Although cooking whole animals over fire is an ancient tribal rite practised the world over, it was definitely dormant in our urban context until about a decade or two ago. That’s roughly when middle-aged party dudes started noticing that local country folk and U.S. barbecue aficionados were onto a great theme for any celebratory gathering of 50 or more people. So it is that pig roasts have become a welcome focus of summertime revelry—an invitation to which will make you gladly postpone other weekend plans.
One thing’s certain: more people would try it if they had the right cooking equipment and the confidence to tackle what initially seems daunting. Indeed, there are as many ways to go wrong as there are tools and methods to accomplish the deed. Fear not, however. There are people out there dedicated to removing any spectre of failure from the old-fashioned pig-pickin’.
Mark Campling is one of them. The Scots-born oilpatch worker, now of Priddis, spent a number of years running a hog farm in northern Alberta. “Pigs breed fast,” he notes. “You wind up with so many that cooking them whole just makes sense.” Campling tried all the techniques: on a custom-made charcoal grill, over wood-fired pits, staked vertically in the Argentinean style, and with or without rotating spits.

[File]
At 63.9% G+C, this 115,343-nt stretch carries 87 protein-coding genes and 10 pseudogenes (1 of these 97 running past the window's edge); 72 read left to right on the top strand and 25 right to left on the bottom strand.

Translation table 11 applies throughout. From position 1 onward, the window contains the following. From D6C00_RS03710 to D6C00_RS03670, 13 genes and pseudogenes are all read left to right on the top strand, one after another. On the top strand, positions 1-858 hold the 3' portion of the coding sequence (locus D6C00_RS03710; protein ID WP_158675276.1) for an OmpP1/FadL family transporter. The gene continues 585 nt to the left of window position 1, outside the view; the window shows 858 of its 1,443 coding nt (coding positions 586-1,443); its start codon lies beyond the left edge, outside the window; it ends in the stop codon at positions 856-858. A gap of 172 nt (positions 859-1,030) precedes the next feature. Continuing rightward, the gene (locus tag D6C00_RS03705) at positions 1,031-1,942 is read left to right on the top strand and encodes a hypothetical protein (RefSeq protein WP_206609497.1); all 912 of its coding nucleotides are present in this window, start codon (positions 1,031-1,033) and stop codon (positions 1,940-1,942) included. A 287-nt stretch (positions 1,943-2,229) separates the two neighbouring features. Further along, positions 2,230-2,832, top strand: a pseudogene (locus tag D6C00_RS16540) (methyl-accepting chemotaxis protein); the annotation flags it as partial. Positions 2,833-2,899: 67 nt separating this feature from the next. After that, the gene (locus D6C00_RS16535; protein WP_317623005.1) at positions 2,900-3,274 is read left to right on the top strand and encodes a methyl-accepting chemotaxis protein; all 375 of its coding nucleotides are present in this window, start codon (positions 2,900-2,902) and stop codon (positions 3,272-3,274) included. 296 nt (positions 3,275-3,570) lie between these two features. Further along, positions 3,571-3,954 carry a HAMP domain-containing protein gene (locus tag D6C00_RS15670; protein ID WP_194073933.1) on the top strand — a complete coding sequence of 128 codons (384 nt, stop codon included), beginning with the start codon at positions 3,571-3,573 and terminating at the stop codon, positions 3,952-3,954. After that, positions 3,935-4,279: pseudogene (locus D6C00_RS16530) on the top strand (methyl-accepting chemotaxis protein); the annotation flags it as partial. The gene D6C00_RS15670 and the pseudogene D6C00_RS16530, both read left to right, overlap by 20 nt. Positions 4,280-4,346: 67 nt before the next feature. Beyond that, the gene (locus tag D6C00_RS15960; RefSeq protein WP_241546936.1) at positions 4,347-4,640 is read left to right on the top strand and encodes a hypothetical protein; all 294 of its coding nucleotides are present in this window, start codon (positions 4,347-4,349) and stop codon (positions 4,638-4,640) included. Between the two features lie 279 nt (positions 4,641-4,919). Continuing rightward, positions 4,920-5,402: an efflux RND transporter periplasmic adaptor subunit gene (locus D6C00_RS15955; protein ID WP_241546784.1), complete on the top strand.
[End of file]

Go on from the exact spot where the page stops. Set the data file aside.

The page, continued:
Each method, he says, comes with its own problems. “A big one is when the fat drips on hot coals and starts a nasty fire that burns the pig. And tending fire is a hassle when you just want to party with your guests. Or when you use a spit, it’s tough to wire it up so that it doesn’t fall apart mid-cooking.” Dozens of experiments later, with just as many requests from guests wondering if they could borrow his latest device for their own party, Campling decided to get into the business. Along with a partner who’s a skilled welder, he formed a rental company called Chris P. Bacon (chrispbacon.ca), with four bespoke, trailer-mounted grill/ovens ready for a star turn at your next fiesta. Price is $150 per day, or $225 for a long weekend.
Simplicity, Campling says, is the key. His propane grills are designed to set and forget, equipped as they are with Weber’s Bluetooth monitoring system, the iGrill (retails for $140). Two people can pull out the integrated cooking grate and drip tray, then place the animal stomach-down and …read more